Emma: It’s not like I write them a check.
Shannon: Yeah, you don’t write a check, there’s fees involved. It’s worth the fees is what I’m saying because of the asset allocation component. So I do want to get into asset allocation for a quick second, but before that, I want to get into another good reason why women aren’t great in investing or don’t do it enough, is there’s so much fucking jargon out there. It’s jargon that was created decades ago, by dudes, and all it is a script that dudes learn and they just stick to the script. They don’t even really know what they’re talking about. Okay? If you don’t understand what terms like asset allocation, or small-cap stocks, mid-cap stocks, that’s fine. You don’t even need to know it. They do make it confusing for you and I tell people, it’s like Greek. We don’t understand Greek, as women. Most people don’t understand it and they don’t want to understand it. The thing is, the whole industry makes it so convoluted just so they can feel better about you not knowing.
Emma: On purpose, so then you feel intimidated and then you’re gonna go pay somebody some exorbitant amount of fees that you don’t need to be paying.
Shannon: Because they use the jargon. I can’t tell you how many women I met when I was building my practice at Merrill Lynch, and even to date, they have financial advisors and they’re like, “I sit there and the guy goes over the whole presentation. I don’t understand a word he’s saying and then at the end of it he’s like, ‘Do you have any questions?’ And I just say no, but I just say no because I had no idea what he said.”
Emma: You couldn’t even ask a question if she wanted to.
Shannon: Yeah, she wouldn’t. Like, what the fuck would I ask? I don’t even know what he just said. I was like, “This is your money. This is your future. Make that guy explain it to you until you get it.”
Emma: No, she needs to just go to you and find a better advisor, because that guy’s not serving her. He’s not interested in serving her because he’s talking over his head so he feels like a big shot. There’s so many women in this space, and men, I never want to bag on men. The people that really care, and if you really care you’re going to speak at people’s level and connect with them.
Shannon: That’s what I’m saying. If you like your person, I think that’s great, but make sure that they are earning the fee that you’re paying them. Just make sure that you feel comfortable because you don’t want it to be confusing. It doesn’t have to be confusing.
Anyway, all the jargon stuff, we had this event at the Gym a few weeks back, every Wednesday night we do Wine and Learn Wednesday’s where we talk about different topics. Investing 101 is a common one that we do. We had this woman raise her hand, and it’s mostly women who come to the events, this woman raised her hand and she’s like, “I get told all the time I should be investing in the markets. Invest in the markets. What are these markets? Where are they?”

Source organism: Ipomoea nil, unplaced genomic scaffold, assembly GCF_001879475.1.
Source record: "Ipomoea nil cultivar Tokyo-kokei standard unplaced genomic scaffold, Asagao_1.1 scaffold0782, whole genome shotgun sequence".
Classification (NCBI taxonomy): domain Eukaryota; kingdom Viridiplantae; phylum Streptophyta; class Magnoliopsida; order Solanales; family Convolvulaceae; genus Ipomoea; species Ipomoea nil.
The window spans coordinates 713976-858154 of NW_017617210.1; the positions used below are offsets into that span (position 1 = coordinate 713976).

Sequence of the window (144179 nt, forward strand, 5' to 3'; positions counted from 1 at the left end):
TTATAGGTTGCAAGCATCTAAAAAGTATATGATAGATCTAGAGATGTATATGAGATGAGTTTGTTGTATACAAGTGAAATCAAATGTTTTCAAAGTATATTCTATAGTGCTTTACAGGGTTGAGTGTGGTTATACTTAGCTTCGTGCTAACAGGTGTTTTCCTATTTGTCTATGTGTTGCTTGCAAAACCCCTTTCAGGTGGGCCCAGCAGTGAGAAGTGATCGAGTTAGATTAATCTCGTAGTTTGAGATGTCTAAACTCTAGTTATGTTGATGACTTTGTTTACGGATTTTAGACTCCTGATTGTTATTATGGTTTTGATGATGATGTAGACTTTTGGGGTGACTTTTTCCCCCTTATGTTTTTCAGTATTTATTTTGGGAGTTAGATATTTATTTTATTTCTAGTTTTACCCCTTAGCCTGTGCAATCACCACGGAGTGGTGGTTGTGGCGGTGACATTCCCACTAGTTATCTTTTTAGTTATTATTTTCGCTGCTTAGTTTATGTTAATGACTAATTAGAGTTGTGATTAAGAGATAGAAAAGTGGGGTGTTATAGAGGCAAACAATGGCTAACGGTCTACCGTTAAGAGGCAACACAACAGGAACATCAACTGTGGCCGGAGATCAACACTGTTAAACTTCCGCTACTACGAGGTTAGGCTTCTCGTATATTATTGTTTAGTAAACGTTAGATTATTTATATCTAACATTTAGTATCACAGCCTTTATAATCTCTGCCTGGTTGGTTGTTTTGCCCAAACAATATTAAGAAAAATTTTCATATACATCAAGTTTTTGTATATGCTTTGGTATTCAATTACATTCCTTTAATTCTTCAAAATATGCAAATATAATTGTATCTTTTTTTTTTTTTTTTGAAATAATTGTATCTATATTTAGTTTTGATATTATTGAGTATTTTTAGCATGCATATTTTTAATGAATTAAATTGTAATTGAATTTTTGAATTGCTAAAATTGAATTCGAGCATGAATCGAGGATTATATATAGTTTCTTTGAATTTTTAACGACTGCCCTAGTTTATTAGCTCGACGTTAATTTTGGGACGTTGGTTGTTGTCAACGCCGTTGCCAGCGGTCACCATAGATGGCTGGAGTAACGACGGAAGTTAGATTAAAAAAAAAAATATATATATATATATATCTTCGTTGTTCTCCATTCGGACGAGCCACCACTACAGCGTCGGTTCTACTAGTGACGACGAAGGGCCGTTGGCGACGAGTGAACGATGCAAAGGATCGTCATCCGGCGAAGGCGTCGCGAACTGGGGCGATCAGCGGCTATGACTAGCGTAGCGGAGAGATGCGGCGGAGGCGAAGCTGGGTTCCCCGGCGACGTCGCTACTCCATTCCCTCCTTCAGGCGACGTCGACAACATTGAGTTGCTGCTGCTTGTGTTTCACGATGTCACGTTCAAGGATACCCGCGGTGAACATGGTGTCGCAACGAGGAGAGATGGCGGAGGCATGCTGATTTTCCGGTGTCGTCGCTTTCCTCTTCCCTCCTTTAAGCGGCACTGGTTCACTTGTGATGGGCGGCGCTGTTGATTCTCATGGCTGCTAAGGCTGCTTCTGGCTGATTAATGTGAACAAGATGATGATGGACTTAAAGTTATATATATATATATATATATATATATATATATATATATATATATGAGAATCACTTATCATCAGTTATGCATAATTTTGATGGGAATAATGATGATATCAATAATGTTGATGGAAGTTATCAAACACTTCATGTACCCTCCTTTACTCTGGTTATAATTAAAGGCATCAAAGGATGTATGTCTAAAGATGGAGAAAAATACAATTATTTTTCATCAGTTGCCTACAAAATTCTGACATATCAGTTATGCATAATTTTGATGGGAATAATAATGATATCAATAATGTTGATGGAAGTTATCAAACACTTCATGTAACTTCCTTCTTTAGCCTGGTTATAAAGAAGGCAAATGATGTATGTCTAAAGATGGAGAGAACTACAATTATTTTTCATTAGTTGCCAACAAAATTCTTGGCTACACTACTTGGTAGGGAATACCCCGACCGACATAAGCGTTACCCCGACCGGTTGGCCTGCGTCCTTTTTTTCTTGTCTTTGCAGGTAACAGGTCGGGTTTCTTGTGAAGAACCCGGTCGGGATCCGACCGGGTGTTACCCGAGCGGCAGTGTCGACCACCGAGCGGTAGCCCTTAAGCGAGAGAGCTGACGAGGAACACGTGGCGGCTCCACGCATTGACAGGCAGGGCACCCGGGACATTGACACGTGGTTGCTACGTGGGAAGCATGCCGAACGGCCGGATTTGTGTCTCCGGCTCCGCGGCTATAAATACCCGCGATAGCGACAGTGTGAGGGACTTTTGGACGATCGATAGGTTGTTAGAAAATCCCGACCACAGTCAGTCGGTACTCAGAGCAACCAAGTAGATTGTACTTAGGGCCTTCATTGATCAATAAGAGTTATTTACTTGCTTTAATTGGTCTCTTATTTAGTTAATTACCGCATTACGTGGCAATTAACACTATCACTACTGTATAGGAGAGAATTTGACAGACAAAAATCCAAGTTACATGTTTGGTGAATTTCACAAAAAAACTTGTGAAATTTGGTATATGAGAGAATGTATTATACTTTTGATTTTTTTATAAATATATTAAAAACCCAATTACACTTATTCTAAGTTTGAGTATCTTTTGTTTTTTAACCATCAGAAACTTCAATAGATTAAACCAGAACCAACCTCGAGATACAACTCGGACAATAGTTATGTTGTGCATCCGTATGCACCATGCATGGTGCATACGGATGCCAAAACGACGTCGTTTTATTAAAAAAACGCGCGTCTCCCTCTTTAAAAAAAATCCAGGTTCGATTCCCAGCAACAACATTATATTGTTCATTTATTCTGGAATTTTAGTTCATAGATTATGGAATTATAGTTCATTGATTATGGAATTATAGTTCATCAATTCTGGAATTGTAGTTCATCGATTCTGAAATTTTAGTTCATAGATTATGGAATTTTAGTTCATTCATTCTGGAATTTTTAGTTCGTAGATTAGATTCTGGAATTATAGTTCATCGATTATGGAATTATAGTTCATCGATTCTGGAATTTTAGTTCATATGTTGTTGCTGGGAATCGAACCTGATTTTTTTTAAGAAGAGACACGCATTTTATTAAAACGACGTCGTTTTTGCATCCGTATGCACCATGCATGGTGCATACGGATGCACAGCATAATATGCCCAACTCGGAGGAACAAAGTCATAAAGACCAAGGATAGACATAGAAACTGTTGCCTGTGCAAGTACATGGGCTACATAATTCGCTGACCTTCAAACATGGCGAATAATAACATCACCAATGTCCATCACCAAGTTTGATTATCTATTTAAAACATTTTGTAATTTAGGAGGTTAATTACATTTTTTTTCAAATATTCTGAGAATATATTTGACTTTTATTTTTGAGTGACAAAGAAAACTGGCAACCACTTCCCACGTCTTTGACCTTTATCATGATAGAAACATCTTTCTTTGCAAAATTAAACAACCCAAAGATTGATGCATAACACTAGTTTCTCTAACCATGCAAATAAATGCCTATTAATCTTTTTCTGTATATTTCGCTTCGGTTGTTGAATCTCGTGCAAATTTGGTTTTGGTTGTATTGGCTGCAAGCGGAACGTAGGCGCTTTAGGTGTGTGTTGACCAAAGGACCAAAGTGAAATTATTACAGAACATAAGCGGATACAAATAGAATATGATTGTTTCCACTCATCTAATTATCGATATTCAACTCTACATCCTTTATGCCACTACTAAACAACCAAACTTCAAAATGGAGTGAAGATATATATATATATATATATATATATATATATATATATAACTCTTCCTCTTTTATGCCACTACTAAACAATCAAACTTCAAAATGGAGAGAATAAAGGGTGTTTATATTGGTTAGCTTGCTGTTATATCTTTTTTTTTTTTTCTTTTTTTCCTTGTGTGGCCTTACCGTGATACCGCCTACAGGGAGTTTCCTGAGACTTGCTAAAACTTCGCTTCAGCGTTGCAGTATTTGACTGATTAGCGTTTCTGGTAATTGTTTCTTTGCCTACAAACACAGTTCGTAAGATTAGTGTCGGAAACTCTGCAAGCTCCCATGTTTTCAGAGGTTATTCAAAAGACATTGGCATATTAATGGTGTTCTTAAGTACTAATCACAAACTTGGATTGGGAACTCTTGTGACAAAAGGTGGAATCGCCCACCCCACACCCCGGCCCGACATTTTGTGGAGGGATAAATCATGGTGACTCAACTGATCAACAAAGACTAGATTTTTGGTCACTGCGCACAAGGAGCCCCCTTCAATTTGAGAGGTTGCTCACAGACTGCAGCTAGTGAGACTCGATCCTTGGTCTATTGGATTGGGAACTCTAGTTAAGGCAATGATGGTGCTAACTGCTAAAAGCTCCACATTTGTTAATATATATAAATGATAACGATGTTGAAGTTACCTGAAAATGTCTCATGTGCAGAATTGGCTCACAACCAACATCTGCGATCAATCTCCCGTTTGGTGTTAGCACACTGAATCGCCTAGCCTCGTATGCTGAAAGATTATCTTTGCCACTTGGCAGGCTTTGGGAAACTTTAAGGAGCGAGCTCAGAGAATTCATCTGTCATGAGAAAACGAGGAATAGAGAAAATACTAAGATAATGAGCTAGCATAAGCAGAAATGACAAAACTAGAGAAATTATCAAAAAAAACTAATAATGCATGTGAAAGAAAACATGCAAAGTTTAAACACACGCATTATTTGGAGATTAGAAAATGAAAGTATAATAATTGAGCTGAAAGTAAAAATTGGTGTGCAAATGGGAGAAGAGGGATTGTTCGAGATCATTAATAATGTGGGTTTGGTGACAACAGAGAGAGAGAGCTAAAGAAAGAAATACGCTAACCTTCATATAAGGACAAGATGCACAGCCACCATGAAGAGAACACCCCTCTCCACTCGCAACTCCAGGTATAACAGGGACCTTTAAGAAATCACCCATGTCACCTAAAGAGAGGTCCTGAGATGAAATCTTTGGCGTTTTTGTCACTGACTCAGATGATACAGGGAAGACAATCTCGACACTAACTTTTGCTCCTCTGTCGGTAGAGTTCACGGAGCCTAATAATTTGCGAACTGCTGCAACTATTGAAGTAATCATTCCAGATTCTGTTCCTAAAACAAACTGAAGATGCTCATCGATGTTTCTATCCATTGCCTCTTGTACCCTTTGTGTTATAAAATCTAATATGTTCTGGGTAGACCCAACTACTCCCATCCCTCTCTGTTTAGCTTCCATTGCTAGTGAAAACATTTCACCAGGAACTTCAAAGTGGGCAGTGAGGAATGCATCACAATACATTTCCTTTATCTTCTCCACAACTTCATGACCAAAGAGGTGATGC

Emma: She thinks it’s like a bazaar, like a flea market.
Shannon: “Where are they? How do I get there?” She felt like she was asking the stupidest question. The whole group, everyone was like, “Yeah, can you answer her question?” That was a really good question. This is the degree of which it’s not connecting with women. I told her, “That’s the greatest question ever.” And I love that so much, so if anyone who is listening to this feels this way, what are the markets? There are actually a number of markets. There’s the stock markets, which is Apple or where you own a company. Sometimes you hear equities, that’s a market. Bond market is like loaning money to companies. There is the commodities markets.
Emma: But what are they? It’s not a physical market. Explain what a market is.
Shannon: They’re pretty much online.
Emma: It’s a virtual marketplace of stocks.
Shannon: Yes. Cryptocurrencies, if you’ve got a dude who is investing in bitcoin or some kind of cryptocurrency, that’s a market. It is a marketplace. They’re online marketplaces where you make money. There are a lot of markets and each of the markets represents different assets. Going back to asset allocation, you want to have a few different assets in your mix in what you’re investing in like Emma was going into about diversification, because that just gives you enough representation so you can sleep well at night.
Emma: Basically, you don’t need to know about the market. I’m here to tell you, if you’re a beginning investor, that’s wonderful and thank you, Shannon, for being here to hold her hand, don’t worry about the markets. If you’re investing in a fund, or you’re working with a broker, they’re working on the markets for you.